A university statistics professor in the United States, Steven D. Levitt, was struck by how many children had drowned in swimming pools. They were the kind of deaths that don't make the newspaper-unlike, for instance, a child who dies while playing with a gun. He got curious, and went looking for numbers that would tell the story. After conducting a detailed scientific study, he concluded the following; 'If you both own a gun and have a swimming pool in the backyard, the swimming pool is about 100 times more likely to kill a child than the gun is.' Drowning is one of the major causes of accidents involving children worldwide, resulting in serious injury and death.
Thousands of tragic accidents involving swimming pools highlight the sad fact that kids and pools can be a very dangerous combination. A number of child deaths have occurred while parents have been looking away, or were not in the vicinity. Other heart-rending events have involved children's long hair being caught in pool water pump inlets, which have also led to drowning. In a number of cases, accidents happened even though the child knew how to swim. The result of this study serves to highlight the significant hazard that swimming pools present to children, compared to other dangers.
Toddlers, in particular, often do something unexpected because their capabilities change daily. Submersion incidents involving children usually happen in familiar surroundings. In another study, 65 percent of the incidents happened in a pool owned by the child's family and 33 percent of the incidents happened in a pool owned by friends or relatives. Child drowning is often a silent death - there's no splashing to alert anyone that the child is in trouble.
Pool submersions involving children happen quickly. A child can drown in the time it takes to answer a phone. 77 percent of the victims had been missing from sight for five minutes or less. Here are some easy tips you can use to reduce the risk; Supervise Never allow your youngster to swim alone without any adult supervision.
It is vital that persons be around, ready to help if needed. Does Your Pool have a Fence? Enclose your pool with a fence at least 4 feet (1.2 Metres) high, and a gate which can be locked. Do not leave the pool open and accessible, as children can fall inside. In many communities having a fence around a pool, with a lockable gate, is a legal requirement.
Cordless Phone Always have a phone nearby the pool. This should ensure that nobody has to leave a child alone in the pool to answer the phone when it rings. A cordless home phone can be a good solution. Social Gatherings During social gatherings at or near a pool, appoint a "designated watcher" to protect young children from pool accidents. Adults may take turns being the "watcher." When adults become preoccupied, children are at risk.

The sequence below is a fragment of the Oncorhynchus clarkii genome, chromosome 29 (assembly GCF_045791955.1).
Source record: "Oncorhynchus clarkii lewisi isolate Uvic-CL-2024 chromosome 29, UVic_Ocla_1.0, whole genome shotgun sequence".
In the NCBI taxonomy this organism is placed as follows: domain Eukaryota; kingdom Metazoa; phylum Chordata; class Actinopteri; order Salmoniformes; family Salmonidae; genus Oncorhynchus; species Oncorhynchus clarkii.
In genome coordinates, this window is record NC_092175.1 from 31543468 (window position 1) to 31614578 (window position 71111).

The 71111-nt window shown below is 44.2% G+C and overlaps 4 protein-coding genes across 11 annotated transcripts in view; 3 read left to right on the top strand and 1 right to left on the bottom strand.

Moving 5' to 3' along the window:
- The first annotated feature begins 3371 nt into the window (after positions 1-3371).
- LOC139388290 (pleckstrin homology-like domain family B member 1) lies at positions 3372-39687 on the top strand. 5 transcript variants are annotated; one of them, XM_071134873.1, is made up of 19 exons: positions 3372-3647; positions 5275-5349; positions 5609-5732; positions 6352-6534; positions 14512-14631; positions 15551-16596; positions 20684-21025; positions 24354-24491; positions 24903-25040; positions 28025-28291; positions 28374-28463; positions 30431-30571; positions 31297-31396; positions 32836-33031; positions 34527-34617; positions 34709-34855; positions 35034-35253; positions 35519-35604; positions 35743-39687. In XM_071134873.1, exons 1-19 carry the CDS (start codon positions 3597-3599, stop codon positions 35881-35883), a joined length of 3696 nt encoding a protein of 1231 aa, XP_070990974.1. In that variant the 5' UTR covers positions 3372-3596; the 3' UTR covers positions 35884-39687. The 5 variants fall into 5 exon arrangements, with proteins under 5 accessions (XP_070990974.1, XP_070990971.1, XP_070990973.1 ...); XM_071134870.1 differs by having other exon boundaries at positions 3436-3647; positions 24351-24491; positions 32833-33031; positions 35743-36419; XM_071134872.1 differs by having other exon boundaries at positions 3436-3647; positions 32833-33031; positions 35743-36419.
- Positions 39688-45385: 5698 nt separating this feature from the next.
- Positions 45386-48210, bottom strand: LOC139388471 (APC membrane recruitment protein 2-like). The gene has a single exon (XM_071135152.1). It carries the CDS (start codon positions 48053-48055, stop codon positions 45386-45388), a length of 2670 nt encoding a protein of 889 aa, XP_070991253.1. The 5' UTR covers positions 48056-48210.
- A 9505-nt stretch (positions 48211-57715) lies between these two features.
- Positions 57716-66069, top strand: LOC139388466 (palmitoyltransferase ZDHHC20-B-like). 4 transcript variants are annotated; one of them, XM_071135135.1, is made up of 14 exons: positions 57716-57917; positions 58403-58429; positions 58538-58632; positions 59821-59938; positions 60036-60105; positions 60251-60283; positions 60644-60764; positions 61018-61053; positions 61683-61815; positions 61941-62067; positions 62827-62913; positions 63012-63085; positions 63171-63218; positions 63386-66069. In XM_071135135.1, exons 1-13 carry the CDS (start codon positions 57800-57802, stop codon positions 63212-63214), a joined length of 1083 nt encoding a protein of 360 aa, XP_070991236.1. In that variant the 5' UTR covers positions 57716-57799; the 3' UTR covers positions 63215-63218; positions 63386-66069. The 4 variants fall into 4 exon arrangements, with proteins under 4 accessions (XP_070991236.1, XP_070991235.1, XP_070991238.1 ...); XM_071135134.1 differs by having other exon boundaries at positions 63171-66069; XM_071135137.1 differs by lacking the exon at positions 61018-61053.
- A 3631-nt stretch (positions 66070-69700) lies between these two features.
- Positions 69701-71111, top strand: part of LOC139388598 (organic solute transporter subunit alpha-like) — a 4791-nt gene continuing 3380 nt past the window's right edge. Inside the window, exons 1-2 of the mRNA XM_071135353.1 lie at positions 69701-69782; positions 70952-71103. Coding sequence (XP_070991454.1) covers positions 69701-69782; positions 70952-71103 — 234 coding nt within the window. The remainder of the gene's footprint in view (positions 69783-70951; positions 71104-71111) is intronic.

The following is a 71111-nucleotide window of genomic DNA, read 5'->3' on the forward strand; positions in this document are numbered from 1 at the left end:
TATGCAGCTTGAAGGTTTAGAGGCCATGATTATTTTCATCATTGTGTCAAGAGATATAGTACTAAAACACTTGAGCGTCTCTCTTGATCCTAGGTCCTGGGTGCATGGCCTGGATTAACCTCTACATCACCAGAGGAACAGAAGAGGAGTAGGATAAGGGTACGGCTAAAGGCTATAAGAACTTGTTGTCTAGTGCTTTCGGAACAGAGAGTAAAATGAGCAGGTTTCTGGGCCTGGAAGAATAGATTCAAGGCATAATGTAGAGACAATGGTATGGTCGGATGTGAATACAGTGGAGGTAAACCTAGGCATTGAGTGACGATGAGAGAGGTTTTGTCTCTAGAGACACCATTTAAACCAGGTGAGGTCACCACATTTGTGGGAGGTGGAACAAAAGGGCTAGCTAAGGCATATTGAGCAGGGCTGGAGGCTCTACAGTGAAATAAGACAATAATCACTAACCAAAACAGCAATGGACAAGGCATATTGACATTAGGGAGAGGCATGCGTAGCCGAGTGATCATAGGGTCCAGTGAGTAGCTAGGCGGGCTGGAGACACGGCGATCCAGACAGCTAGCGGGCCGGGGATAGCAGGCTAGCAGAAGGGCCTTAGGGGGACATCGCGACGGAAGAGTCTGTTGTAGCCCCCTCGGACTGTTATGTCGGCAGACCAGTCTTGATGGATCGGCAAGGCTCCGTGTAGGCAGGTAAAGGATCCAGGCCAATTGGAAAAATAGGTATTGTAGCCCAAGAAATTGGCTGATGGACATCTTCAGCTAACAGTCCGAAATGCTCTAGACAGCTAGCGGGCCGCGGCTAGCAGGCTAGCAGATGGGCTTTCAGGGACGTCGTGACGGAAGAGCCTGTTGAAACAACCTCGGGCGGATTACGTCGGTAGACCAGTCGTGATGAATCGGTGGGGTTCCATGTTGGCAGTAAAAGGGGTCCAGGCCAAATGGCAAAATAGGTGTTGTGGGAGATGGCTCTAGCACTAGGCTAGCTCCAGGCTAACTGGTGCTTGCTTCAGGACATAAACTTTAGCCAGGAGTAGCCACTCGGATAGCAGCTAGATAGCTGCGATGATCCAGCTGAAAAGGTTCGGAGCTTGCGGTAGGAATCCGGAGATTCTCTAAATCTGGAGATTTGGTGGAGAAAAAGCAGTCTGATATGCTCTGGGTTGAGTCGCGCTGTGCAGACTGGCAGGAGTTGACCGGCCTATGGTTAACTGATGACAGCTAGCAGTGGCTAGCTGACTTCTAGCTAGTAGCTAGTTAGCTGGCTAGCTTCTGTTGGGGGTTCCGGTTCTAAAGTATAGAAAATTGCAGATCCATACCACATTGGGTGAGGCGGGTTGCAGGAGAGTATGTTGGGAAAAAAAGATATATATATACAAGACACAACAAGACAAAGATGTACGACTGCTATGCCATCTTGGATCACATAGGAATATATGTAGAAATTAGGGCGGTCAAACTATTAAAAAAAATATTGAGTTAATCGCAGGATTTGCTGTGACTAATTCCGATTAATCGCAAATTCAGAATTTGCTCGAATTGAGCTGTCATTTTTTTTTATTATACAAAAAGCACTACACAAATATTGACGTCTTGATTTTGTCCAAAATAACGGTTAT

Slips & Falls A number of children are injured when they slip and fall around the pool on wet tiles or concrete; consider having your child wear a pair of anti-slip pool shoes when around and even in, the pool. Life Saver You should ensure there is always a life saving flotation device handy, such as; a lifesaver ring or foam flotation device near the pool. This could be very handy if an adult happens to be around to help rescue a child from the edge of the pool - but who cannot actually get in the pool and swim.
However, do not use flotation devices as a substitute for supervision. Remove toys from in and around the pool when it is not in use, as toys can attract young children closer to the pool. CPR Every parent and guardian should be conversant in basic Cardio-Pulmonary Resuscitation (CPR) techniques in case of any accident. Survival depends on rescuing the child quickly and restarting the breathing process, even while the child is still in the water. Seconds count in preventing death or brain damage.
Jump, Don't Dive! Teach your children that diving should only be performed in special pools, or in designated areas. It's very easy to misjudge the depth of a pool, or mistake the shallow-end for the deep-end and suffer a serious neck or head injury. Long Hair If your child has longer hair, consider the use of a swim cap which will ensure their hair does not become tangled in pool equipment. Small Water Bodies Avoid leaving your kids alone even with small portable pools or other water bodies such as buckets or fountains. There is always a danger of drowning occurring even in small bodies of water.
Again, please watch what your kids are doing whenever they are near water. Supervise their activities and never leave them alone in or near any pool. If a child is missing, check the pool first.
Seconds count in preventing death or disability. Go to the edge of the pool and scan the entire pool, bottom and surface, as well as the pool area.
Roger Hall of COEGA Sunwear develops swim tips and clothing for women. Providing Style, Comfort and Protection. Find out how to protect yourself with more popular FREE Swim Tips for active women of all ages, available at: =>http://www.store.coegawear.com and click on 'Swim Training Tips' on the left-hand side of the page.